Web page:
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PhD Exit Seminar – Duncan Holbrook-Smith (McCourt lab)

September 26, 2016 @ 1:10 pm - 2:10 pm

PhD Exit Seminar

Monday September 26th, 1:10 pm – Ramsay Wright Building, Rm. 432


Duncan Holbrook-Smith (McCourt lab)


“Chemical Genetic Interrogation of Strigolactone Receptors in Arabidopsis and Striga hermonthica





Strigolactones are a class of terpenoid plant hormones that regulate various areas of plant growth and development. They are best known as suppressors of axillary growth, but have also been implicated in areas as diverse as leaf shape, hypocotyl length, and seed germination. However, parasitic plants of the genera Striga, Orobanche, and Phelipanche have evolved to use strigolactones released from host plant roots as a cue for germination and parasitism. Because these parasitic plants cause billion-dollar yield losses in the developing world each year, considerable research efforts have been dedicated towards understanding the mechanism of strigolactone perception.


The alpha/beta hydrolase HTL is the receptor for strigolactones in the seed. HTL interacts with effector proteins to elicit a strigolactone response. HTL-dependent signaling leads to increased germination and reduced hypocotyl length. We decided to use a chemical genetic approach to both probe HTLs while also developing Striga control technologies. Separately, we screened approximately 4000 compounds from a chemical library to identify small molecules that could be agonists and antagonists for Arabidopsis HTL. We were able to show that many of the compounds we isolated from the chemical screen were able to directly bind to HTL, and their action was specific to strigolactone signaling. These compounds were also able to stimulate Striga hermonthica germination, showing they have promise as leads for Striga control technology development.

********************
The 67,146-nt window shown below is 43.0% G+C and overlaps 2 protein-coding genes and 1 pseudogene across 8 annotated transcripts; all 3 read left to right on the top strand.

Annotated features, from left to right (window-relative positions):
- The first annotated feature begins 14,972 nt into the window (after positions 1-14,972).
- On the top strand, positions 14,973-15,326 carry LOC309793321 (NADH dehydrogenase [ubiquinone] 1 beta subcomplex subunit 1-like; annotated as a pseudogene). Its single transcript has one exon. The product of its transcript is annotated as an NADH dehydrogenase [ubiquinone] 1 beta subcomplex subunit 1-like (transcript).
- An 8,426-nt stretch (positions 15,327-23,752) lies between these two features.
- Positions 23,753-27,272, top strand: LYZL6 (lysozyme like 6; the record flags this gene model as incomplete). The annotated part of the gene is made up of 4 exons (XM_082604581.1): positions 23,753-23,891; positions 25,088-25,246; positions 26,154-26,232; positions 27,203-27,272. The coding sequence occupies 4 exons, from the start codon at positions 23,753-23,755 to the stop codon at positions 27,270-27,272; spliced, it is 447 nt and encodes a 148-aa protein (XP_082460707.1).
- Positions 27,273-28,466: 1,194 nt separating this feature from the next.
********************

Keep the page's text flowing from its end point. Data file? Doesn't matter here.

In order to identify new genes involved in strigolactone signaling, we screened a collection of overexpression lines for the ability to resist the effects of an HTL antagonist on germination. We found that the overexpression of the splicing factor U2AF35B was sufficient to suppress the effect of an antagonist on germination, and could partially suppress phenotypes associated with loss-of-function alleles of HTL. This suggests that U2AF35B plays a role in strigolactone signaling at or downstream of HTL.

Ramsay Wright is a wheelchair accessible building.




September 26, 2016
1:10 pm - 2:10 pm
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Ramsay Wright Building, Room 432
25 Harbord St.
Toronto, ON M5S 3G5 Canada